Recent posts

  • Advice for medical physics job interviews

    I’ve frequently received requests for advice from medical physics Masters graduates that have been offered interviews for trainee positions. In an earlier post I mentioned that poor interview preparedness was the most common complaint from heads of department regarding candidates. Given the competitiveness of the job market, candidates need to differentiate themselves from the typical “Masters graduate.” […]

  • Megavoltage treatment introduction in Australia

    Australia was one of the first nations to utilise MV radiation therapy equipment, with three among the first dozen clinical linear accelerators being installed in Australia in 1956 and 1957 (Thwaites and Tuohy, 2006). The number of MV teletherapy systems in Australia now exceeds 200. The expansion of services over the years is estimated in […]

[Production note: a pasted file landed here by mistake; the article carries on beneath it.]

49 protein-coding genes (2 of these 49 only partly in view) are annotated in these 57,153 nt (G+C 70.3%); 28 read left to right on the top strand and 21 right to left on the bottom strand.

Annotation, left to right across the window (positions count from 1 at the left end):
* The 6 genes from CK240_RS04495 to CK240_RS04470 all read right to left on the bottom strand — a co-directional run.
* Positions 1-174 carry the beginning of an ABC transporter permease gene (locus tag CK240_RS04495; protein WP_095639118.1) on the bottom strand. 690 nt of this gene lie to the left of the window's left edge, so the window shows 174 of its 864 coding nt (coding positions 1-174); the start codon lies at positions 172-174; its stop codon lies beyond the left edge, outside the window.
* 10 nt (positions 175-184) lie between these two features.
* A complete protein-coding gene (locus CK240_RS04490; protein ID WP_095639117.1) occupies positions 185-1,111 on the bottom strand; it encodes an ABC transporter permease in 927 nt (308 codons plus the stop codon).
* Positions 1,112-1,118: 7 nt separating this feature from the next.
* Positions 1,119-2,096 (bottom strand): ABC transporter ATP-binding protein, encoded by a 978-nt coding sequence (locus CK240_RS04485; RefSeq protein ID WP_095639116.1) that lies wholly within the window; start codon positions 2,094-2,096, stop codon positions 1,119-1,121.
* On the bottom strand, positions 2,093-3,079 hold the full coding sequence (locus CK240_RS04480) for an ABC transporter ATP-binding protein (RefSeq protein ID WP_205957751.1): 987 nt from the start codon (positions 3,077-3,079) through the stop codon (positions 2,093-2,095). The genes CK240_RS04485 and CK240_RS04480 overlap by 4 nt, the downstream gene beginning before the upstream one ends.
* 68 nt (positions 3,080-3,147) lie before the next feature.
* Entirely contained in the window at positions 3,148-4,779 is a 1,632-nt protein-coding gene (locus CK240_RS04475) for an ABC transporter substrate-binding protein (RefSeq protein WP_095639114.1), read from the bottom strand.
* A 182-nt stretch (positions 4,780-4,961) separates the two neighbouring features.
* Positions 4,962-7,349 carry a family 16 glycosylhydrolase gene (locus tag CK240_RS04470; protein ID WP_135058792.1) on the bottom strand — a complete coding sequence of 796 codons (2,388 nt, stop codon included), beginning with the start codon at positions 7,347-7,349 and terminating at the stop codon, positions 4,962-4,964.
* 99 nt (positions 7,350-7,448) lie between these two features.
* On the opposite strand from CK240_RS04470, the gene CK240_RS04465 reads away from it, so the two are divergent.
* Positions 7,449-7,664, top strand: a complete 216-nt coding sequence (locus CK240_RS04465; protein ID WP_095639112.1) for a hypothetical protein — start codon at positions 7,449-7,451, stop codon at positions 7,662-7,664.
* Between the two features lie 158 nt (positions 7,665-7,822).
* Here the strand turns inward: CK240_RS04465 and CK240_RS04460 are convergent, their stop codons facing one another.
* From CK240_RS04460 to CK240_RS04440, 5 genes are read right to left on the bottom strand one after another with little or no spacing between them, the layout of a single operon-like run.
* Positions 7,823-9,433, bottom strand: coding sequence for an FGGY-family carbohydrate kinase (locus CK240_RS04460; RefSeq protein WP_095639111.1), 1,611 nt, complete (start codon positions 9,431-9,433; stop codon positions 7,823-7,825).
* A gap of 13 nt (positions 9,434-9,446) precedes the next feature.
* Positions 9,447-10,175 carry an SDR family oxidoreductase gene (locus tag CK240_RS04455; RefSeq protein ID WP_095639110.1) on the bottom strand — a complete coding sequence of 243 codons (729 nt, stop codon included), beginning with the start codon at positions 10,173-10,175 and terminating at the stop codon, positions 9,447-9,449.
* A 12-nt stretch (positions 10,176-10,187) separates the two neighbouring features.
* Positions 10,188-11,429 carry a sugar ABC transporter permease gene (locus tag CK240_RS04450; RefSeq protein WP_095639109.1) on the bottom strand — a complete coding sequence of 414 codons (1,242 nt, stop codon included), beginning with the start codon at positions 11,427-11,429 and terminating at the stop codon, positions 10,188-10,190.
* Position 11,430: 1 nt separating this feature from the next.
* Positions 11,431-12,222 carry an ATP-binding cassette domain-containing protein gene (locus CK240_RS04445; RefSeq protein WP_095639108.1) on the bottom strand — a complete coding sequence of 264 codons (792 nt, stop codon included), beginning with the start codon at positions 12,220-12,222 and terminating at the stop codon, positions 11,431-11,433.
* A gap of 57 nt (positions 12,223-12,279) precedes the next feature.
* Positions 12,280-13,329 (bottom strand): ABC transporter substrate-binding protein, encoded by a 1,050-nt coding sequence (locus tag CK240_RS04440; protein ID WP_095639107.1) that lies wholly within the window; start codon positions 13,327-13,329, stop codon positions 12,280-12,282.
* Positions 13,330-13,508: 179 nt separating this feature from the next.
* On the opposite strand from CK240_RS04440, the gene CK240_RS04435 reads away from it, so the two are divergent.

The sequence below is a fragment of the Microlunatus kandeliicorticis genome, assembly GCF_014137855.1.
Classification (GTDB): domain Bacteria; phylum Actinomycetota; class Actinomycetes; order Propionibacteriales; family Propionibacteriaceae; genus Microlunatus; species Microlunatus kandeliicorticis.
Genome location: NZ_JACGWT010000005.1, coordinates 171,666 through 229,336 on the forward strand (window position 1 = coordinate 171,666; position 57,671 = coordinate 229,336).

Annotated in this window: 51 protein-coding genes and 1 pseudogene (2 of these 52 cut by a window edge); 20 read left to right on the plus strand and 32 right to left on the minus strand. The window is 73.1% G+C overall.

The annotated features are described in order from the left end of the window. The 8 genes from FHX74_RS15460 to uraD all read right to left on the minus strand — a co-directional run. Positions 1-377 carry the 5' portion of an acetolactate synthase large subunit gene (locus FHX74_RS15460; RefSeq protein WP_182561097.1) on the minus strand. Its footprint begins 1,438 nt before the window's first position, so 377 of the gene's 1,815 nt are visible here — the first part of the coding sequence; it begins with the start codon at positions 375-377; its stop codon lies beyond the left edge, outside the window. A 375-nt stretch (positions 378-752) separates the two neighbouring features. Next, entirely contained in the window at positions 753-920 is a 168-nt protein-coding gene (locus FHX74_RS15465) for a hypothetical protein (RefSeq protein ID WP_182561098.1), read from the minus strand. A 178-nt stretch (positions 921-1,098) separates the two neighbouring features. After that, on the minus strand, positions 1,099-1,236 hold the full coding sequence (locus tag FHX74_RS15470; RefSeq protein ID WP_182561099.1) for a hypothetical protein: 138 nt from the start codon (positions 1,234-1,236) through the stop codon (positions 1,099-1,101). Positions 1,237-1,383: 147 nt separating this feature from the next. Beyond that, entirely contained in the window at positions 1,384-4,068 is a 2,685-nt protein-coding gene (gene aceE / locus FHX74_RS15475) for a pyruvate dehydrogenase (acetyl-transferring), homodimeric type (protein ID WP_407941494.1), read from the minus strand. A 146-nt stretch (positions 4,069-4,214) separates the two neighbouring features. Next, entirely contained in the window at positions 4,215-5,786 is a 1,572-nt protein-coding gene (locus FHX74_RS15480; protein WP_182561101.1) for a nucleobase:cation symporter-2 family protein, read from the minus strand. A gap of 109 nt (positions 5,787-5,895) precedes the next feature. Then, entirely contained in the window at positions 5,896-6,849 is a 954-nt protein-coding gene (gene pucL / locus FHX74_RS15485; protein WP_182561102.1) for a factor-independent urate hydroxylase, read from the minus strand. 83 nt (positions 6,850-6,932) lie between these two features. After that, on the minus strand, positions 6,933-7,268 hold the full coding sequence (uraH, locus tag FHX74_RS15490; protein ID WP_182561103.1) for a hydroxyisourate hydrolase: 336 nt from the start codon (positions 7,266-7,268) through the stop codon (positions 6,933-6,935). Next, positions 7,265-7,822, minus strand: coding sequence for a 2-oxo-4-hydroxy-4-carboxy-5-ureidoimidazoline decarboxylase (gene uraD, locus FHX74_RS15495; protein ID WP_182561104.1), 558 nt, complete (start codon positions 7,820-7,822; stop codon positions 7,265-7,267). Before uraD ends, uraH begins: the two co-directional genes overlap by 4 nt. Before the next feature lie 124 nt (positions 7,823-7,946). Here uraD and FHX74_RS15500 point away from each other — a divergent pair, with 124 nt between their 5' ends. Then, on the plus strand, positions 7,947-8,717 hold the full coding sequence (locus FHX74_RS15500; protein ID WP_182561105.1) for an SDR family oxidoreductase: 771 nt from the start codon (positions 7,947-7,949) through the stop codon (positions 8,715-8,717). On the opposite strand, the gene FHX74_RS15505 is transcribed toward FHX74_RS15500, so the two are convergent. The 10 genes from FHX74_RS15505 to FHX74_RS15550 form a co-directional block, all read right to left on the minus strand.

• Illustration of extended CT number scales

    Standard CT reconstruction data is stored using 12-bit unsigned integers (i.e. having possible values of 0 to 4095). These unsigned values are rescaled to a range encompassing -1024 through 3071 (using an offset, or intercept of -1024). However CT data can also be reconstructed using an extended scale, resulting in 16-bit unsigned integers (i.e. having possible values […]

About Me

I’m Scott Crowe, a radiation oncology medical physicist

I’m employed at the Royal Brisbane & Women’s Hospital in Brisbane, Australia; with appointments at the Herston Biofabrication Institute, University of Queensland and Queensland University of Technology. My research interests include applications of 3D printing in radiation oncology, the quantitative assessment of radiotherapy treatment quality and complexity, and radiation dosimetry.